Eczema herpeticum, a form of Kaposi's varicelliform eruption (KVE), is a known complication of atopic dermatitis.1,2 It is usually a primary herpes simplex infection of the skin. Because of aberrant immunologic mechanisms and chronic skin changes, this infection may become disseminated and involve a large portion of skin and can be fatal.3
In many normal adults, herpes labialis is a recurrent problem that is rarely serious. When a patient with recurrent herpes simplex has a child with atopic dermatitis, appropriate isolation measures during an attack are necessary to prevent the development of disseminated cutaneous herpes infection. Although viral shedding can occur during asymptomatic intervals, isolation is of more importance during an attack because of greater numbers of virions.4I describe a family in which a father's mild herpes labialis resulted in a minor epidemic, including a life-threatening episode of eczema herpeticum in an infant with atopic dermatitis.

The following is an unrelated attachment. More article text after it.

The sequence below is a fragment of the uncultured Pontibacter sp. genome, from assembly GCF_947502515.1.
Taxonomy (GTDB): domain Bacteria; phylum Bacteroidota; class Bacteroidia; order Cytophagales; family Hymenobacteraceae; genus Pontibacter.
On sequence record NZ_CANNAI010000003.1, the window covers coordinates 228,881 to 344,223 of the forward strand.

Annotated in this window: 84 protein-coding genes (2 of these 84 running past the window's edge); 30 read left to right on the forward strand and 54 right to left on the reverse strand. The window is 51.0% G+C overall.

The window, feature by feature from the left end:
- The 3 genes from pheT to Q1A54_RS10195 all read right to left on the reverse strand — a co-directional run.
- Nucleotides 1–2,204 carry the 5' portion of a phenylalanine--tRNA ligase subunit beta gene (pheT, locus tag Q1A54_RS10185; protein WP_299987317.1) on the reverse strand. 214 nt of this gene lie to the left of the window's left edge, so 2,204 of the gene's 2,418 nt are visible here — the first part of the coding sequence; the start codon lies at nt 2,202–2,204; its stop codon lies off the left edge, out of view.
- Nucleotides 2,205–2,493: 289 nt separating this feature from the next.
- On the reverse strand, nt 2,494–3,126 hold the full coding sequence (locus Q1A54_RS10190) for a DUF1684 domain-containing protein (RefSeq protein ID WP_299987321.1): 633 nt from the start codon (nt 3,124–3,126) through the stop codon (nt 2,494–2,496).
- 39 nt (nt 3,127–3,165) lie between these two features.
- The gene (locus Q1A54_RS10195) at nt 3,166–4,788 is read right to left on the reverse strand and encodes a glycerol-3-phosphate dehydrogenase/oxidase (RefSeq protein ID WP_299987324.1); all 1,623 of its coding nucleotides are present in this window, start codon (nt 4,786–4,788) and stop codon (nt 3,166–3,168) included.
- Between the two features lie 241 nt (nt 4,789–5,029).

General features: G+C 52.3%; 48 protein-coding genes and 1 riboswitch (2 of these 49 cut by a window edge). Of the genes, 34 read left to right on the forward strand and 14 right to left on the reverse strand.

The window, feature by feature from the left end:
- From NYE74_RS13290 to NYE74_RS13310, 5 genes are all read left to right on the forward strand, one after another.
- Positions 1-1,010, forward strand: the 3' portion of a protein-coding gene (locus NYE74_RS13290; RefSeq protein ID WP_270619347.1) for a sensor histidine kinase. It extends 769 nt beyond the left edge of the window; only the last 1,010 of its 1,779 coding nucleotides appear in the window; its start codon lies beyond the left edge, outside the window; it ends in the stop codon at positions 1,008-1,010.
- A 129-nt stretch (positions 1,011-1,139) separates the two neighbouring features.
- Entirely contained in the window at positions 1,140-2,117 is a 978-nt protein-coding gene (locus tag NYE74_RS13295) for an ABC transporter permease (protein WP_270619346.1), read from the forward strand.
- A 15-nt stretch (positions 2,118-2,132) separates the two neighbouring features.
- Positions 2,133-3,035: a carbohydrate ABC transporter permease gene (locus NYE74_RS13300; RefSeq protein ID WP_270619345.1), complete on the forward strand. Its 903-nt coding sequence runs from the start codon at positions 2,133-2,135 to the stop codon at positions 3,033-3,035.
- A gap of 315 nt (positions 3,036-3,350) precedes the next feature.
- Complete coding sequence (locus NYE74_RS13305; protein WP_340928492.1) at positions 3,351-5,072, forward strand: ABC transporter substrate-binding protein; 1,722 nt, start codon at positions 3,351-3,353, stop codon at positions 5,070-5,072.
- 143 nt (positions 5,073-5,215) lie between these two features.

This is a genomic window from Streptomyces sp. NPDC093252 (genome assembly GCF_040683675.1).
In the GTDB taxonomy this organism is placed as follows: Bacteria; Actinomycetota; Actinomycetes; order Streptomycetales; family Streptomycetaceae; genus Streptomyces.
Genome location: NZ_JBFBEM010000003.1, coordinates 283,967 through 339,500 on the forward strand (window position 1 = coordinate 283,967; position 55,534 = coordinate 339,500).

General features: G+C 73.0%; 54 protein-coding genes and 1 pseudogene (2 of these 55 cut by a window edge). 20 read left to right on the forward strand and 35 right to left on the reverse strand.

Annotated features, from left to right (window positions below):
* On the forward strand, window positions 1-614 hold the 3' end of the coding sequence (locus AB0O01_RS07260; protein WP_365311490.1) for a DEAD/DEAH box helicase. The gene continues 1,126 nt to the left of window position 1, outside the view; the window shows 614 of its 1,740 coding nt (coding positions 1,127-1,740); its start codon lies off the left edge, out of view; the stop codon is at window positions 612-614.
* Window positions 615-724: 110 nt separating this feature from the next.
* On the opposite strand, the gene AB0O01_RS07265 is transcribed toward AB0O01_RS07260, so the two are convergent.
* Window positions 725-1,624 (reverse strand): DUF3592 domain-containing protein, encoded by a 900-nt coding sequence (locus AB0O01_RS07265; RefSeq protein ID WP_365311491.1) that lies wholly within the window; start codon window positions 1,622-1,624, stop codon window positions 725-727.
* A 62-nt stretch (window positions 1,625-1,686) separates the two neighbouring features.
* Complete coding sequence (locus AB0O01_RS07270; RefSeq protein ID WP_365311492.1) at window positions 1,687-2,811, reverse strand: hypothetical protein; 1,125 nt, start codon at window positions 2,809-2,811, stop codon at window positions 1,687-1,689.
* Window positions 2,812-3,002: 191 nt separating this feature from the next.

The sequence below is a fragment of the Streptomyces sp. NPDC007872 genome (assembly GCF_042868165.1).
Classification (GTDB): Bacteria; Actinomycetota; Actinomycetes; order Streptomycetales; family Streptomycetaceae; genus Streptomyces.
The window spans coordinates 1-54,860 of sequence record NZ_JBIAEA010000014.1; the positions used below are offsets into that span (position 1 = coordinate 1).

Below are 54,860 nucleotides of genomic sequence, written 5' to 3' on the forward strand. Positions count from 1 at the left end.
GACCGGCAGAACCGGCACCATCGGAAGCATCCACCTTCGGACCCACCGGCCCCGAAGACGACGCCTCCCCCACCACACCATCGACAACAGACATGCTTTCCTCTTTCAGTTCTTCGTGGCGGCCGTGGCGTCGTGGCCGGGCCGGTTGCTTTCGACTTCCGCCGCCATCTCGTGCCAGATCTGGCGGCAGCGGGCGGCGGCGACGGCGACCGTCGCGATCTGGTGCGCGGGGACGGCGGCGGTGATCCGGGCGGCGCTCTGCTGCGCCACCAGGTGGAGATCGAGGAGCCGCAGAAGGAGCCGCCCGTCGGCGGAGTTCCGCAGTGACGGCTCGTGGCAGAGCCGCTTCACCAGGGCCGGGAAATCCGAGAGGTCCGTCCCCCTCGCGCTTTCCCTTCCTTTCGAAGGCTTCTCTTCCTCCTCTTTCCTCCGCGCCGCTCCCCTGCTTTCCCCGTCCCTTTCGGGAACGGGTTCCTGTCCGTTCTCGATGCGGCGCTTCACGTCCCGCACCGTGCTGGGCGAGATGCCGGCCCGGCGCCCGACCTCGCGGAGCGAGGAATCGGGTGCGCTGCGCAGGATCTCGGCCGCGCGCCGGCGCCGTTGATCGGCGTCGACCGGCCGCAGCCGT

CALLEN JP. Epidemic Herpes Simplex Virus Infection. Am J Dis Child. 1983;137(2):182–184. doi:10.1001/archpedi.1983.02140280074022
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